County (or Statistically Equivalent Entity)
The primary legal divisions of most states are termed "counties." In Louisiana, these divisions are known as parishes. In Alaska, which has no counties, the statistically equivalent entities are census areas, city and boroughs (as in Juneau City and Borough), a municipality (Anchorage), and organized boroughs. Census areas are delineated cooperatively for data presentation purposes by the state of Alaska and the U.S. Census Bureau. In four states (Maryland, Missouri, Nevada, and Virginia), there are one or more incorporated places that are independent of any county organization and thus constitute primary divisions of their states; these incorporated places are known as "independent cities" and are treated as equivalent to counties for data presentation purposes. (In some data presentations, they may be treated as county subdivisions and places.) The District of Columbia has no primary divisions, and the entire area is considered equivalent to a county for data presentation purposes. In American Samoa, the primary divisions are districts and islands; in the Northern Mariana Islands, municipalities; in the Virgin Islands of the United States, the principal islands of St. Croix, St. John, and St. Thomas. Guam has no primary divisions, and the entire area is considered equivalent to a county for data presentation purposes.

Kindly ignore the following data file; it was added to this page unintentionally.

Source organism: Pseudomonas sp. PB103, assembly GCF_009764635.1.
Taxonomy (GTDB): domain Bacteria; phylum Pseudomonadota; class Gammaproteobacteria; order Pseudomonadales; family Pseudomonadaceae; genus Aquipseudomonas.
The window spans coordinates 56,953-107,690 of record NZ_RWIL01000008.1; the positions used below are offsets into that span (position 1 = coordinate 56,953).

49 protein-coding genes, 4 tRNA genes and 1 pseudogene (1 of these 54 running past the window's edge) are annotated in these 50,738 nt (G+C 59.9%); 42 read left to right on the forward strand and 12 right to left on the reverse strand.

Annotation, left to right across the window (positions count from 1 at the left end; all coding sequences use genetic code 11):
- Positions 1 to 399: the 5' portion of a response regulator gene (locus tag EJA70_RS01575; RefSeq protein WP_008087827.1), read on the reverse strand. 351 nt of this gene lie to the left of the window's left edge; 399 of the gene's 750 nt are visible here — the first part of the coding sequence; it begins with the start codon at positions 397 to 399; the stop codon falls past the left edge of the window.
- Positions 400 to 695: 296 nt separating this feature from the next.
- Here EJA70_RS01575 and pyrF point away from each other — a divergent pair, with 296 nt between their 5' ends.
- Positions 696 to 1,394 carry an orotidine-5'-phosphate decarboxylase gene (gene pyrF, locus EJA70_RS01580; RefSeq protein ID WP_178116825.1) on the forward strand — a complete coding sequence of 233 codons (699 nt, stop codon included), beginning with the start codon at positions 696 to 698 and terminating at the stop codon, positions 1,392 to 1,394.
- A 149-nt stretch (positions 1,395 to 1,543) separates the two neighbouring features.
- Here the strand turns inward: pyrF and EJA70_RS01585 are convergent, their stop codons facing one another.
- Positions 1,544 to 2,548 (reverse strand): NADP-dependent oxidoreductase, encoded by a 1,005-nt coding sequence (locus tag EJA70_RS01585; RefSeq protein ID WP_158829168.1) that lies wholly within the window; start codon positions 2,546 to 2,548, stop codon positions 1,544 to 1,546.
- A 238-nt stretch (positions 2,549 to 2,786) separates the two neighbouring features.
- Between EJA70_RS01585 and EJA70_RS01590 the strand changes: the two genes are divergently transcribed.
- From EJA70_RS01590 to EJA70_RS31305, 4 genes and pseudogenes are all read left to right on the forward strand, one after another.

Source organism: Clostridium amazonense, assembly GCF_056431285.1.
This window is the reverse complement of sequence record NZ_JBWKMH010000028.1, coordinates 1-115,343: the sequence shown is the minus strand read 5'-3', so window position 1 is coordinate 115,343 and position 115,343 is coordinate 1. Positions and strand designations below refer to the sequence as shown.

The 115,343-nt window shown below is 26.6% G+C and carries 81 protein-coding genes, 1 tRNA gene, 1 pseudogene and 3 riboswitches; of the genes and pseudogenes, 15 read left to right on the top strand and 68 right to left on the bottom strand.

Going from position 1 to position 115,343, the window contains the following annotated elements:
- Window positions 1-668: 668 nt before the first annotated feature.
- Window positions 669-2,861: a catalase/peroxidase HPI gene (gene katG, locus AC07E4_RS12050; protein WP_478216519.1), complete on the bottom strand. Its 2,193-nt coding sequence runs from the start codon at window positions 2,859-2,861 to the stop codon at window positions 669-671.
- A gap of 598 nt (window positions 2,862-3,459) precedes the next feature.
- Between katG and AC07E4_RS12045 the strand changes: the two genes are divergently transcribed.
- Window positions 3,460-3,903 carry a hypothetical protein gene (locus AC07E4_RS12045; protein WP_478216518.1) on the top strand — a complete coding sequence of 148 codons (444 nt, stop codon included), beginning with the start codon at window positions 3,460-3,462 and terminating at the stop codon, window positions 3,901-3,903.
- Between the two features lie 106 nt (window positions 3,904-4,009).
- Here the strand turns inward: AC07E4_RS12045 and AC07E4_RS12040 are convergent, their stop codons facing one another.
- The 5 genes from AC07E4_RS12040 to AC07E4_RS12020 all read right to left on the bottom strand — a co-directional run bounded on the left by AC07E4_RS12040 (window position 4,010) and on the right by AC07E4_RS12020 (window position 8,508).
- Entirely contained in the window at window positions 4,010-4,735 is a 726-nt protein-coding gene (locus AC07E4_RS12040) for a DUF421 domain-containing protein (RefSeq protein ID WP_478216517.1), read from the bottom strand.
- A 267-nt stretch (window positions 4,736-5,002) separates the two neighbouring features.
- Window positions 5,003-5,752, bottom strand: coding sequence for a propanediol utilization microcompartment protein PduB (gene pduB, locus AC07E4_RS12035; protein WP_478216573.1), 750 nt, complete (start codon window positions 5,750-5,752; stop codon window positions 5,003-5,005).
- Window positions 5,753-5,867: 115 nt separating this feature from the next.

Each county and statistically equivalent entity is assigned a three-digit Federal Information Processing Standards code that is unique within state. These codes are assigned in alphabetical order of county or county equivalent within state, except for the independent cities, which are assigned codes higher than and following the listing of counties.